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Covenants, Conditions, and Restrictions (CC&R’s)

Covenants, conditions and restrictions (CC&R’s) or declarations of restrictions are commonly used to maintain uniformity of improvements to real estate and to otherwise regulate the use of real estate.  CC&R’s are often adopted for residential communities, but may also be used for commercial or office complexes too.

How are CC&R’s Interpreted?

Historically, Arizona courts narrowly construed such restrictive covenants in favor of the free use of land. However, in Powell v. Washburn, 211 Ariz. 553, 556–557, 125 P.3d 373 (2006), our Supreme Court rejected Arizona’s prior policy of construing restrictive covenants in favor of the free use of the land, and adopted the approach of the Restatement (Third) of Property.

Under the Restatement, the Declaration “should be interpreted to give effect to the intention of the parties as determined from the language of the document in its entirety and the purpose for which the covenants were created.” (See Restatement, § 4.1(1)). Now, courts are supposed to apply ordinary contract interpretation principles in order to ascertain and give full effect to the intention of the party adopting the CC&R’s, at the time of adoption, based primarily on the language used in the CC&R’s.

Applying Arizona’s model of contract interpretation, as instructed by the Restatement, courts are to “ascertain and give effect to the intention of the parties at the time the contract was made.” Taylor v. State Farm Mut. Auto. Ins. Co., 175 Ariz. 148, 854 P.2d 1134, 1139 (App.1993). Courts are to also interpret contracts to give effect to all of their parts and to reject interpretations that render one section a nullity. Kitner v. Wolfe, 102 Ariz. 164, 168, 426 P.2d 798, 802 (1967). When interpreting a contract, the construction of the contract – including whether its terms are ambiguous or uncertain – is a question of law subject to de novo review. Hanson v. Tempe Life Care Village, Inc., 216 Ariz. 26, 162 P.3d 665 (App.2007).
The Restatement offers the following explanation and guidance in applying the new standard in accordance with general contract interpretation principles:

One of the basic principles underlying this Restatement is that the function of the law is to ascertain and give effect to the likely intentions and legitimate expectations of the parties who create servitudes, as it does with respect to other contractual arrangements. Chapter 4 provides a statement of the general principles of interpretation and provides a set of default rules to be used where the parties have not clearly expressed their intentions or the servitude was not created by an express transaction.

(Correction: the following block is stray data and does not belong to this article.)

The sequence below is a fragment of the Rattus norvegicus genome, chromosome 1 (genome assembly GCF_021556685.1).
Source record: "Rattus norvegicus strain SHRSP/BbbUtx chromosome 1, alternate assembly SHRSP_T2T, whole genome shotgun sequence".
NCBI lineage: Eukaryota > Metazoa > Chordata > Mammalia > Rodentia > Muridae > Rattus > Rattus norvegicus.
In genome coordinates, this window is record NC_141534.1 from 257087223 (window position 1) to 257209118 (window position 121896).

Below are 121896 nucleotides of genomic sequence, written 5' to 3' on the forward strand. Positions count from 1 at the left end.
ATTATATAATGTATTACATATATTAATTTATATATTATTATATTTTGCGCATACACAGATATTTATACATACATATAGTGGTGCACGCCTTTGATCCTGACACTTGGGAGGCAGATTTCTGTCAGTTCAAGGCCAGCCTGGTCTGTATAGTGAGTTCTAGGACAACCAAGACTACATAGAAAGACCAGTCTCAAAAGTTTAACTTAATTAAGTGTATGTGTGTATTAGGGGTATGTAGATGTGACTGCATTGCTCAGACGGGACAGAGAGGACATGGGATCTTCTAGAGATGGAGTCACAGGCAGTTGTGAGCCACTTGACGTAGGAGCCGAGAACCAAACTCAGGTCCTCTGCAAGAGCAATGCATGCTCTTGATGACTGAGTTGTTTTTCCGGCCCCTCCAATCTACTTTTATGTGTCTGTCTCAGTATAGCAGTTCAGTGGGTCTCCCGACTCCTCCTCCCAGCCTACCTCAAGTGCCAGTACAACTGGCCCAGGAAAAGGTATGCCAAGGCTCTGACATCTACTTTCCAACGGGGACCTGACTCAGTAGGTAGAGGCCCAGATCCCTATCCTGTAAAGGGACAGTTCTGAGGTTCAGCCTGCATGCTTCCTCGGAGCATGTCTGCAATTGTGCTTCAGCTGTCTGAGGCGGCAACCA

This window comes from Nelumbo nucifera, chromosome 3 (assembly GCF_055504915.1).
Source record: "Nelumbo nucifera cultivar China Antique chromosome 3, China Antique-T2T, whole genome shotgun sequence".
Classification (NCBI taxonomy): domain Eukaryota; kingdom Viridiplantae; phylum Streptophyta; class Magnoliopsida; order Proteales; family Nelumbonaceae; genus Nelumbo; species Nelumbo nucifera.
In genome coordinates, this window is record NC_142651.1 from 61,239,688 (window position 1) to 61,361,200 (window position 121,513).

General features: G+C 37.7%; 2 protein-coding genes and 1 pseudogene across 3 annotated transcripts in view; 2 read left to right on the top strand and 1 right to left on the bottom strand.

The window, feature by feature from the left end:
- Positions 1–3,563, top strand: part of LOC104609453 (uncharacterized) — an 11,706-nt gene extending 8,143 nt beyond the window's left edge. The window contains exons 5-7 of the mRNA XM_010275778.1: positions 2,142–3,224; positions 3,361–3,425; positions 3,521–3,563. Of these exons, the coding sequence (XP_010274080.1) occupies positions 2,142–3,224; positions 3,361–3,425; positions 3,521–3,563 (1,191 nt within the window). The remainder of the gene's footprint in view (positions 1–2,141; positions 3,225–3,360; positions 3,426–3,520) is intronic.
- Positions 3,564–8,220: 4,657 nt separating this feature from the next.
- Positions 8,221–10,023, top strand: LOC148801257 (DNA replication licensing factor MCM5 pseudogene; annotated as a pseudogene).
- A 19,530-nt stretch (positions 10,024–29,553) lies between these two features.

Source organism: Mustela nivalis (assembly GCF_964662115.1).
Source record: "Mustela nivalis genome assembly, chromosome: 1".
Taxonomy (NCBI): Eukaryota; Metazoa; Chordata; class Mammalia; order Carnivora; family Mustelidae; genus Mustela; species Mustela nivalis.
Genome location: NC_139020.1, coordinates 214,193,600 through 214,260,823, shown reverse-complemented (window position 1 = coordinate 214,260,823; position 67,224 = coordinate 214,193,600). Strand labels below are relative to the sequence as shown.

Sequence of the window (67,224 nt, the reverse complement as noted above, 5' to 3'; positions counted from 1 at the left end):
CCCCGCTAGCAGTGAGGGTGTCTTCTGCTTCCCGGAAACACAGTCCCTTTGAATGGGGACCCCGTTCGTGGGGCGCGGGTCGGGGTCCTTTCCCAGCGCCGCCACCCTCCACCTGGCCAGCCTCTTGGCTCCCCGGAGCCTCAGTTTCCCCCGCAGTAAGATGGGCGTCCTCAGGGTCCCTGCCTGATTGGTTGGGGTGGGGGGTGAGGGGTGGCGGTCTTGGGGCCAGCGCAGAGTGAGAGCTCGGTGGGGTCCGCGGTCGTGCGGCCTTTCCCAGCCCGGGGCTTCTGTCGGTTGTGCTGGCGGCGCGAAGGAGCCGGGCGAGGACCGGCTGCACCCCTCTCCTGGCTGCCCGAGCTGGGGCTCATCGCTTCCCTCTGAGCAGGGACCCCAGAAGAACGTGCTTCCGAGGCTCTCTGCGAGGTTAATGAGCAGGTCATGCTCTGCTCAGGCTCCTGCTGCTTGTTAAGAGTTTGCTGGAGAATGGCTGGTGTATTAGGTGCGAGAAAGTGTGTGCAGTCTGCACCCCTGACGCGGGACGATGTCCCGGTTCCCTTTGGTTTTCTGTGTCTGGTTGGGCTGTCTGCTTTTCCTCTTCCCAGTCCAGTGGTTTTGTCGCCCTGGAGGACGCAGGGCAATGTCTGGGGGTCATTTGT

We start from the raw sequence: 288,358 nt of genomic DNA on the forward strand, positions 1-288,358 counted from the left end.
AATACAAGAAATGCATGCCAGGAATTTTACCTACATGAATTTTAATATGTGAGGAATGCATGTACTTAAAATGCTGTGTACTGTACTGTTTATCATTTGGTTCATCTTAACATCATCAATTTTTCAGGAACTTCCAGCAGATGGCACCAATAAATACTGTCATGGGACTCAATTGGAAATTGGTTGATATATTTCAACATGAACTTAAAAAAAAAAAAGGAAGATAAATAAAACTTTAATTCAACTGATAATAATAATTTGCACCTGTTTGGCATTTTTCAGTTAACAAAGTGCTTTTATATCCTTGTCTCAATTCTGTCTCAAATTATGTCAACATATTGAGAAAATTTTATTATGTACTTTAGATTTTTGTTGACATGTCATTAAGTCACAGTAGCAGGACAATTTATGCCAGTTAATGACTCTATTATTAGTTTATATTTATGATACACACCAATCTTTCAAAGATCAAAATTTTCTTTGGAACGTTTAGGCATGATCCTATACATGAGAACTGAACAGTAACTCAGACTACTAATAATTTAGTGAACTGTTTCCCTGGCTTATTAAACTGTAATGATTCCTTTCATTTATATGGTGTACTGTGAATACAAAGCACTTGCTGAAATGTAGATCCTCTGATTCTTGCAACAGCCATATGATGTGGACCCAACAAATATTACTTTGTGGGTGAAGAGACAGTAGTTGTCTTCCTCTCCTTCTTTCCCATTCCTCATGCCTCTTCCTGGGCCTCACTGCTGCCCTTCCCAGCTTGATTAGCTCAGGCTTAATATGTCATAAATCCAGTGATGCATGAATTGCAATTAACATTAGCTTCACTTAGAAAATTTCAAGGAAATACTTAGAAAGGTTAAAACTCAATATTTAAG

The general principles governing servitude interpretation stated in §4.1 adopt the model of interpretation used in contract law and displace the older interpretive model used in servitudes law that emphasized the free use of land, sometimes at the expense of frustrating intent.

In addition to applying Arizona’s contract law, the Restatement explains that:

If additional terms are necessary to determine the rights and obligations of the parties or their successors, terms that are reasonable under the circumstances are supplied by the court. . . . Relevant circumstances include those existing at the time the dispute arises, as well as those existing at the time the servitude was created. The expressed terms of a servitude fail to address a question that later arises when the parties either failed to foresee the situation that has occurred, or did not incur the expense of drafting a document to cover every eventuality.

For example, in Powell, at the time the declaration was recorded, its express terms failed to address a question that later arose unexpectedly (i.e., the Powell declarant did not anticipate La Paz County would amend its zoning ordinance to permit the use of an RV as a single family residence in a manufactured home subdivision). Thus, despite that the Powell declaration did not expressly prohibit RVs as single–family residences in the park, the Supreme Court interpreted it to prohibit them because the county’s amendment was unexpected, and because the language of the declaration and the circumstances surrounding its creation evidenced the intent to limit residences in the park to only mobile or manufactured homes, constructed homes, or hangar–homes. In Powell, there was substantial evidence (and language in the declaration itself) to support a distinction between the allowed types of homes and disallowed types, such as RV’s.

Contact Experienced Real Estate Lawyers

There are many other issues that may arise in CC&R enforcement cases, including whether the restrictions have been uniformly and reasonably enforced, and whether they have been modified or waived.

If you have questions concerning the enforcement or defense of claims involving real estate restrictive covenants, please contact us. Berk Law Group, P.C. has handled a wide variety of disputes involving CC&R’s, including claims for damages, fines and injunctive relief.